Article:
Tuesday, August 4th, 2009...10:35 am
How to Host a Clothing Exchange
For the past few years, I’ve gotten together with friends every six months or so for a clothing exchange. Without fail, I always find a few things I love. I’m sure you’re all familiar with the clothing swap concept, and many of you have probably done it before, but I wanted to pass along how we do it… with a little nudge to host your own. It’ll be awesome.
1. Invite people. However many you want. Tell them to bring clothes and accessories they don’t want anymore, and feel free to tempt them with food and drinks.
2. Before the exchange, be sure to clear some space for piles (or, even better, hanger racks) of clothes. The more space the better, because everyone will want to crowd in and see everything. And don’t forget full-length mirrors!!
3. At the exchange, separate everyone’s stuff into categories: shirts, dresses, pants, accessories, etc. If you do this as a group, everyone gets to scope out the selection… which is fun and more fair.
(If you have a smaller group, or a smaller selection of stuff (like, if you asked everyone to bring just five items), there is no need for categories and everything can be arranged together.)
4. Assign everyone a number. This can be done in order of arrival, or by drawing numbers.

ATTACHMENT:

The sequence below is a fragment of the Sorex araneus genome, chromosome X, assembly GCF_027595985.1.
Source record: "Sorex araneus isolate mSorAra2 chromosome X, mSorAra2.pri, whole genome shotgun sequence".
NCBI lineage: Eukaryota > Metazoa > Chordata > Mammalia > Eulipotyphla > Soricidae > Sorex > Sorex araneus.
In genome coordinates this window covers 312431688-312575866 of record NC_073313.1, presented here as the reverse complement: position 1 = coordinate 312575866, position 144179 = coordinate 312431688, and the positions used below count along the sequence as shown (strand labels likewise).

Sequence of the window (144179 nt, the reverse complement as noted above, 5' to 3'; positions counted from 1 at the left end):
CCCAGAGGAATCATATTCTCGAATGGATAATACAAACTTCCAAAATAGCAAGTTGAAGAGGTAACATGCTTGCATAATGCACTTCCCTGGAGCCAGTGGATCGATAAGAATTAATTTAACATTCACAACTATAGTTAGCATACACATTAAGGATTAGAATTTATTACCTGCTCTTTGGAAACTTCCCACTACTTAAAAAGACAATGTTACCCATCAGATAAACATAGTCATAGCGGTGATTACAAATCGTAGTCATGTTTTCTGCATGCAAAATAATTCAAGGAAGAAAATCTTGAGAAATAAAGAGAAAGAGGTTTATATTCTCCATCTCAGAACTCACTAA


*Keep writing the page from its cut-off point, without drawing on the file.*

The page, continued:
5. Then the choosing begins.
Option 1: Focus everyone’s attention on one category at a time, letting everyone choose an item in their numbered order, cycling through the count until everyone has all they want. When/if things get slow, you can let more than one person go at a time. To keep things mixed up (and fair), with each category you begin, start your order with a different number. (#1 starts the first time, #5 starts the second time, etc.)
Option 2: You can have everyone rotate through the categories simultaneously. (Think “classroom stations” from elementary school.) Say you have six categories and 18 people; #1 chooses the category she wants to begin at, #2 chooses hers, etc. Each category would have three people choosing from it at a time. Once selections are finished in each round, each little group rotates to the next category — everyone in one big circular movement. And on and on, until everyone has had their fill.
In either case, after the first few rounds, let people take more than one piece at a time. And, feel free to put a time limit on each round!
6. Once everyone gets what they want in the initial rounds, open it up to a free-for-all. Then bag the leftovers to be donated to a local thrift store or charity.
7. Take home lots of excellent new-to-you clothes. And email me to let me me how it went!
There are plenty of other approaches — by price point, with one big pile, with one big hidden pile, with general piles, etc. — but this has worked splendidly for us. Have you hosted or attended one before? How did it go?
Top image from Katy over at Kansas Couture